From rising food prices contributing to unrest in Egypt and Tunisia to the role of peak oil and poverty in sparking the Egyptian revolution, there's been plenty of discussion here on TreeHugger about what all the turmoil in North Africa and the Middle East means for sustainability. But we're not the only ones. I've just come across a powerful Leader article over at The Independent that exposes the West's vulnerability tooil price volatility. We have, says The Independent, only ourselves to blame:"The world is reaping the consequences of bad geopolitical decisions going back decades. After the Second World War, the West entered into a Faustian bargain with autocratic Middle Eastern regimes. We would buy their oil exports and turn a blind eye to the repression of their populations. In return, they would buy Western-manufactured weapons and luxury goods. China has made a similar bargain with repressive regimes more recently. But the Arab revolutions are upsetting those deals."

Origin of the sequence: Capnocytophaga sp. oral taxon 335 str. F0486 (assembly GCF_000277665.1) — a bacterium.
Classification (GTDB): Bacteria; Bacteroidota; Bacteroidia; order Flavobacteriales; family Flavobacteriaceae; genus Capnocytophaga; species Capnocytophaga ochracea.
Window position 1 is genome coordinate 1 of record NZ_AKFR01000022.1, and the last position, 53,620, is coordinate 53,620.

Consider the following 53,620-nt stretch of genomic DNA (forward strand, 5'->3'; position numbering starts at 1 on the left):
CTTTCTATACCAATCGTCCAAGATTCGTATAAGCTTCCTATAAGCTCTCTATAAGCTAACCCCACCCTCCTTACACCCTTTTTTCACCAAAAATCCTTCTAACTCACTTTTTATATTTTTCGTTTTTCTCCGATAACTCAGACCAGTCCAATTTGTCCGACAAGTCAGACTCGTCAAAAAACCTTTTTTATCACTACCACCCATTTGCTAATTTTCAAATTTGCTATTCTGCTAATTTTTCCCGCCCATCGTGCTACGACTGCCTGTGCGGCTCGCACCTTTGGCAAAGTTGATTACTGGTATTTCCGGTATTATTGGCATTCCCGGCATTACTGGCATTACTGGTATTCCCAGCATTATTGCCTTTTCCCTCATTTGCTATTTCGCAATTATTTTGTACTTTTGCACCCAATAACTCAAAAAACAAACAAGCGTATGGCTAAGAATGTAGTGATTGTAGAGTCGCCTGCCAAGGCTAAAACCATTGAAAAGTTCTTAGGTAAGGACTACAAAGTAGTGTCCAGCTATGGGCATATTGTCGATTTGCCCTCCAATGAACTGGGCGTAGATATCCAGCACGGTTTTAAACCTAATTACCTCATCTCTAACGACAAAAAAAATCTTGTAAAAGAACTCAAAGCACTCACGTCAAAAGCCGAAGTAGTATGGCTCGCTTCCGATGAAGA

Nothing new here of course, but the case is powerfully made. One can only hope that the conclusion turns out to be true—that the uprisings in the Middle East might finally cement our resolve to pursue energy independence. Anything else would be too depressing, and too stupid, for words.